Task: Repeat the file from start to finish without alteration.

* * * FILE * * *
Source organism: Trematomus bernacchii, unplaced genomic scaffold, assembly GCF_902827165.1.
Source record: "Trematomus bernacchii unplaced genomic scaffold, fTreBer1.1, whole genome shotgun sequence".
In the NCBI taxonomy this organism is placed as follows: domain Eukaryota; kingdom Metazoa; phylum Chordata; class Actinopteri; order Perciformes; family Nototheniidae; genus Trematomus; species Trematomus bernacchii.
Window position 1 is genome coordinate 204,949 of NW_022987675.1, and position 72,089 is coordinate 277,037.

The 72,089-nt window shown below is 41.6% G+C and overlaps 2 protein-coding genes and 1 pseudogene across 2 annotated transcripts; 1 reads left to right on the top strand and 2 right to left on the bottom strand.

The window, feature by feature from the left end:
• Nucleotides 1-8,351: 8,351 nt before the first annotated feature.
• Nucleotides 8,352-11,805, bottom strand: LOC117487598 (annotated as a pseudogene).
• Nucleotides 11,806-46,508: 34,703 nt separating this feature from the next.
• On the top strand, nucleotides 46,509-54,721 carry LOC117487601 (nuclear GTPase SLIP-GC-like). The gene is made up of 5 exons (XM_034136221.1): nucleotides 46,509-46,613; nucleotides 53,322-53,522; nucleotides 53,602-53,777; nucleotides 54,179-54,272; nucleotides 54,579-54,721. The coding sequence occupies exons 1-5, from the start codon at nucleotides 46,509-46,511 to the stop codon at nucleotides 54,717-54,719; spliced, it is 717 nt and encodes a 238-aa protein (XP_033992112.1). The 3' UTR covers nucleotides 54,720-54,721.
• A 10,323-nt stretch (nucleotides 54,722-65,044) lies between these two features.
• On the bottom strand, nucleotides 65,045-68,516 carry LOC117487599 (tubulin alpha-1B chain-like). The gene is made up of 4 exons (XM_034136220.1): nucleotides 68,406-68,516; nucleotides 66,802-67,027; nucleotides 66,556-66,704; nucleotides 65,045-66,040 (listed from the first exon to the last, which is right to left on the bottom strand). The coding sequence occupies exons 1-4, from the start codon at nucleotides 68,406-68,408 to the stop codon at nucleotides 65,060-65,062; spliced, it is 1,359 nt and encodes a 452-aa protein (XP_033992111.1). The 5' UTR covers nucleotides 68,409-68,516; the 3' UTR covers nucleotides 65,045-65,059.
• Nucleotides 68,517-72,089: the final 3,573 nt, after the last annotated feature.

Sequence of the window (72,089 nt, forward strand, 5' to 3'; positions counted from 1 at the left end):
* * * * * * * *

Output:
Source organism: Trematomus bernacchii, unplaced genomic scaffold, assembly GCF_902827165.1.
Source record: "Trematomus bernacchii unplaced genomic scaffold, fTreBer1.1, whole genome shotgun sequence".
In the NCBI taxonomy this organism is placed as follows: domain Eukaryota; kingdom Metazoa; phylum Chordata; class Actinopteri; order Perciformes; family Nototheniidae; genus Trematomus; species Trematomus bernacchii.
Window position 1 is genome coordinate 204,949 of NW_022987675.1, and position 72,089 is coordinate 277,037.

The 72,089-nt window shown below is 41.6% G+C and overlaps 2 protein-coding genes and 1 pseudogene across 2 annotated transcripts; 1 reads left to right on the top strand and 2 right to left on the bottom strand.

The window, feature by feature from the left end:
• Nucleotides 1-8,351: 8,351 nt before the first annotated feature.
• Nucleotides 8,352-11,805, bottom strand: LOC117487598 (annotated as a pseudogene).
• Nucleotides 11,806-46,508: 34,703 nt separating this feature from the next.
• On the top strand, nucleotides 46,509-54,721 carry LOC117487601 (nuclear GTPase SLIP-GC-like). The gene is made up of 5 exons (XM_034136221.1): nucleotides 46,509-46,613; nucleotides 53,322-53,522; nucleotides 53,602-53,777; nucleotides 54,179-54,272; nucleotides 54,579-54,721. The coding sequence occupies exons 1-5, from the start codon at nucleotides 46,509-46,511 to the stop codon at nucleotides 54,717-54,719; spliced, it is 717 nt and encodes a 238-aa protein (XP_033992112.1). The 3' UTR covers nucleotides 54,720-54,721.
• A 10,323-nt stretch (nucleotides 54,722-65,044) lies between these two features.
• On the bottom strand, nucleotides 65,045-68,516 carry LOC117487599 (tubulin alpha-1B chain-like). The gene is made up of 4 exons (XM_034136220.1): nucleotides 68,406-68,516; nucleotides 66,802-67,027; nucleotides 66,556-66,704; nucleotides 65,045-66,040 (listed from the first exon to the last, which is right to left on the bottom strand). The coding sequence occupies exons 1-4, from the start codon at nucleotides 68,406-68,408 to the stop codon at nucleotides 65,060-65,062; spliced, it is 1,359 nt and encodes a 452-aa protein (XP_033992111.1). The 5' UTR covers nucleotides 68,409-68,516; the 3' UTR covers nucleotides 65,045-65,059.
• Nucleotides 68,517-72,089: the final 3,573 nt, after the last annotated feature.

Sequence of the window (72,089 nt, forward strand, 5' to 3'; positions counted from 1 at the left end):